* Early target drones were not much more sophisticated than hobbyist's radio controlled (RC) model airplanes. The only payload they could handle was a towed target sleeve. In time, target drones became more sophisticated, carrying countermeasures, scoring devices, active or passive radar enhancement devices, and tow targets, and would also acquire more sophisticated programmable guidance systems.
Modern target drones are usually launched by aircraft; or off a rail using solid-fuel rocket assisted takeoff (RATO) boosters; or hydraulic, electromagnetic, or pneumatic catapult. Very small target drones can be launched by an elastic bungee catapult. Few target drones have landing gear, and so they are generally recovered by parachute or, in some cases, by a skid landing. This chapter provides a survey of modern US target drones.
* One of the first jet-propelled targets, and one of the most widely-used target drones ever built, was the Teledyne-Ryan "Firebee". This target was the result of a 1948 USAF request that led to award of a contract to Ryan that same year, and first flight of an "XQ-2 Firebee" prototype in early 1951. The drone featured swept flight surfaces and a circular nose inlet. The initial models had distinctive "arrowhead" shaped endplates on the tailplane. The Firebee could be air-launched, or ground-launched with a single RATO booster. It was radio-controlled and recovered by parachute.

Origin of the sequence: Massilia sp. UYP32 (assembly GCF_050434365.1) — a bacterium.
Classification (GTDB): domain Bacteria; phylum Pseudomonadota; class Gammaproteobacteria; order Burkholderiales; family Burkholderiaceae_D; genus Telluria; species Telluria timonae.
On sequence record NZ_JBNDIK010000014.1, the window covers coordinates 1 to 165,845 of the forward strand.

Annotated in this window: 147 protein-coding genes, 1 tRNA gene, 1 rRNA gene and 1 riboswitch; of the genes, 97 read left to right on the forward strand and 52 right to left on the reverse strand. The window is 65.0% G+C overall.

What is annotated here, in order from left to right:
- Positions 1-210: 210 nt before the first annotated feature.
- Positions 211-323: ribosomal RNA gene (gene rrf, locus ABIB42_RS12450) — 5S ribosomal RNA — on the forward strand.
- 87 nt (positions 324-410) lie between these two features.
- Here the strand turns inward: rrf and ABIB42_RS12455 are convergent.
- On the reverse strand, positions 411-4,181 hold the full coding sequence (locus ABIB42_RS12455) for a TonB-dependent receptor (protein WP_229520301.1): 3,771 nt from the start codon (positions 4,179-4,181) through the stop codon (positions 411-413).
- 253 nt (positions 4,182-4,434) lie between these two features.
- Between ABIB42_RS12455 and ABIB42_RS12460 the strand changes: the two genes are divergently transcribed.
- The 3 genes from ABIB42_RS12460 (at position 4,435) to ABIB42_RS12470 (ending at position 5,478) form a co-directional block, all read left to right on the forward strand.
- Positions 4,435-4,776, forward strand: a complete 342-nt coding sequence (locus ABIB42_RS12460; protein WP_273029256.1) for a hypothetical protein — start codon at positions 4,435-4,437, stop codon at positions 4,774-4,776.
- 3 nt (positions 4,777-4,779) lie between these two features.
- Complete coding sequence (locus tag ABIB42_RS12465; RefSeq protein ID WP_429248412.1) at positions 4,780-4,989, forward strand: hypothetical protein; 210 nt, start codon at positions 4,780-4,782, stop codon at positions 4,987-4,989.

Following successful evaluation, the target was ordered into production for the USAF as the "Q-2A", powered by a Continental J69-T-19B turbojet engine -- a Marbore copy with 4.7 kN (481 kgp / 1,060 lbf) thrust. The Air Force then obtained small numbers of a "Q-2B" with a more powerful engine for high-altitude performance.
The US Navy bought the Firebee as the "KDA-1", with much the same appearance as the Q-2A, differing mainly in that the powerplant was a Fairchild J44-R-20B turbojet, with 4.4 kN (453 kgp / 1,000 lbf) thrust. The KDA-1 could be distinguished from the Q-2A from the fact that the KDA-1 had a inlet centerbody. The US Army also obtained a version designated the "XM21" that differed from the KDA-1 only in minor details.